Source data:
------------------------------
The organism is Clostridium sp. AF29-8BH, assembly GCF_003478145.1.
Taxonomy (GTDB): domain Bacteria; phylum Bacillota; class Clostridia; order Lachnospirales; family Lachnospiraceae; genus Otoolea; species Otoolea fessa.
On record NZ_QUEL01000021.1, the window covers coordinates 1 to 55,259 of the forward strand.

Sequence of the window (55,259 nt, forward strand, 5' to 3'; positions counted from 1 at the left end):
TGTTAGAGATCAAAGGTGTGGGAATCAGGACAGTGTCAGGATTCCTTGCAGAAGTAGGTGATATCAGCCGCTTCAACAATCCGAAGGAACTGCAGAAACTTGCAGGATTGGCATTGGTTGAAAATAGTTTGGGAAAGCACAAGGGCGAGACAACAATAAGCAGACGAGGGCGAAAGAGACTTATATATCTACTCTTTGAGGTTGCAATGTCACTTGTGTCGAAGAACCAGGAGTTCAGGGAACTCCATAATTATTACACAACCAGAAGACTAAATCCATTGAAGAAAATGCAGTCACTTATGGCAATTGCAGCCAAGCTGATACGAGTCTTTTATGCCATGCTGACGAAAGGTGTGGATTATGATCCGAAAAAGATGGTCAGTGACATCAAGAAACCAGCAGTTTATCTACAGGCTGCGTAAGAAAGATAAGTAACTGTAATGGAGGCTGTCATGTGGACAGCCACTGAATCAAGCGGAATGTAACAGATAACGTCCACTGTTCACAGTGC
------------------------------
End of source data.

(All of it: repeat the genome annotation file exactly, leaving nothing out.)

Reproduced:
The organism is Clostridium sp. AF29-8BH, assembly GCF_003478145.1.
Taxonomy (GTDB): domain Bacteria; phylum Bacillota; class Clostridia; order Lachnospirales; family Lachnospiraceae; genus Otoolea; species Otoolea fessa.
On record NZ_QUEL01000021.1, the window covers coordinates 1 to 55,259 of the forward strand.

Sequence of the window (55,259 nt, forward strand, 5' to 3'; positions counted from 1 at the left end):
TGTTAGAGATCAAAGGTGTGGGAATCAGGACAGTGTCAGGATTCCTTGCAGAAGTAGGTGATATCAGCCGCTTCAACAATCCGAAGGAACTGCAGAAACTTGCAGGATTGGCATTGGTTGAAAATAGTTTGGGAAAGCACAAGGGCGAGACAACAATAAGCAGACGAGGGCGAAAGAGACTTATATATCTACTCTTTGAGGTTGCAATGTCACTTGTGTCGAAGAACCAGGAGTTCAGGGAACTCCATAATTATTACACAACCAGAAGACTAAATCCATTGAAGAAAATGCAGTCACTTATGGCAATTGCAGCCAAGCTGATACGAGTCTTTTATGCCATGCTGACGAAAGGTGTGGATTATGATCCGAAAAAGATGGTCAGTGACATCAAGAAACCAGCAGTTTATCTACAGGCTGCGTAAGAAAGATAAGTAACTGTAATGGAGGCTGTCATGTGGACAGCCACTGAATCAAGCGGAATGTAACAGATAACGTCCACTGTTCACAGTGC